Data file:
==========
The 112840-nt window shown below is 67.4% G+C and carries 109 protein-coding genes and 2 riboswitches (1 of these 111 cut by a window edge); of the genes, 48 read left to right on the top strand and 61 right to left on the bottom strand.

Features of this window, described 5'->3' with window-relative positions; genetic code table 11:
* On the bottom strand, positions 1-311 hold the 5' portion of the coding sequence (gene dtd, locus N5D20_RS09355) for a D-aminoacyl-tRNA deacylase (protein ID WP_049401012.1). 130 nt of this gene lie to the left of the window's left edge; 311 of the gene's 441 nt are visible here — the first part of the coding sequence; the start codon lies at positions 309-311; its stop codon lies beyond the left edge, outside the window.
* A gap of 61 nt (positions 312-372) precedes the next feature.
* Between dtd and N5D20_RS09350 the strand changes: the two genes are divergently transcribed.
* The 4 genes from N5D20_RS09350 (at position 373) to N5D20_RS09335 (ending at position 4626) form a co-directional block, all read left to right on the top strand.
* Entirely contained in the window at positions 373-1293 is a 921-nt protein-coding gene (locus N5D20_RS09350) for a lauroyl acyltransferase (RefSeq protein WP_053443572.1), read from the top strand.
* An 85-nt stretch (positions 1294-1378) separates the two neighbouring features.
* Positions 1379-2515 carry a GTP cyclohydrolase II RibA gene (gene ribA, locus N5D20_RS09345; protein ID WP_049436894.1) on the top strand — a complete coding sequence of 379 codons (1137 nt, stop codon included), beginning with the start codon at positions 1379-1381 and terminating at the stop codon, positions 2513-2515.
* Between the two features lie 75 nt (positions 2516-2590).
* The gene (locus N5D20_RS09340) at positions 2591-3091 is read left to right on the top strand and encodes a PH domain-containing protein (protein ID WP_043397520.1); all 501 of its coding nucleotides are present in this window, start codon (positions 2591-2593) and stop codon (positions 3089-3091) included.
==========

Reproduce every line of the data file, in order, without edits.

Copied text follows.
The 112840-nt window shown below is 67.4% G+C and carries 109 protein-coding genes and 2 riboswitches (1 of these 111 cut by a window edge); of the genes, 48 read left to right on the top strand and 61 right to left on the bottom strand.

Features of this window, described 5'->3' with window-relative positions; genetic code table 11:
* On the bottom strand, positions 1-311 hold the 5' portion of the coding sequence (gene dtd, locus N5D20_RS09355) for a D-aminoacyl-tRNA deacylase (protein ID WP_049401012.1). 130 nt of this gene lie to the left of the window's left edge; 311 of the gene's 441 nt are visible here — the first part of the coding sequence; the start codon lies at positions 309-311; its stop codon lies beyond the left edge, outside the window.
* A gap of 61 nt (positions 312-372) precedes the next feature.
* Between dtd and N5D20_RS09350 the strand changes: the two genes are divergently transcribed.
* The 4 genes from N5D20_RS09350 (at position 373) to N5D20_RS09335 (ending at position 4626) form a co-directional block, all read left to right on the top strand.
* Entirely contained in the window at positions 373-1293 is a 921-nt protein-coding gene (locus N5D20_RS09350) for a lauroyl acyltransferase (RefSeq protein WP_053443572.1), read from the top strand.
* An 85-nt stretch (positions 1294-1378) separates the two neighbouring features.
* Positions 1379-2515 carry a GTP cyclohydrolase II RibA gene (gene ribA, locus N5D20_RS09345; protein ID WP_049436894.1) on the top strand — a complete coding sequence of 379 codons (1137 nt, stop codon included), beginning with the start codon at positions 1379-1381 and terminating at the stop codon, positions 2513-2515.
* Between the two features lie 75 nt (positions 2516-2590).
* The gene (locus N5D20_RS09340) at positions 2591-3091 is read left to right on the top strand and encodes a PH domain-containing protein (protein ID WP_043397520.1); all 501 of its coding nucleotides are present in this window, start codon (positions 2591-2593) and stop codon (positions 3089-3091) included.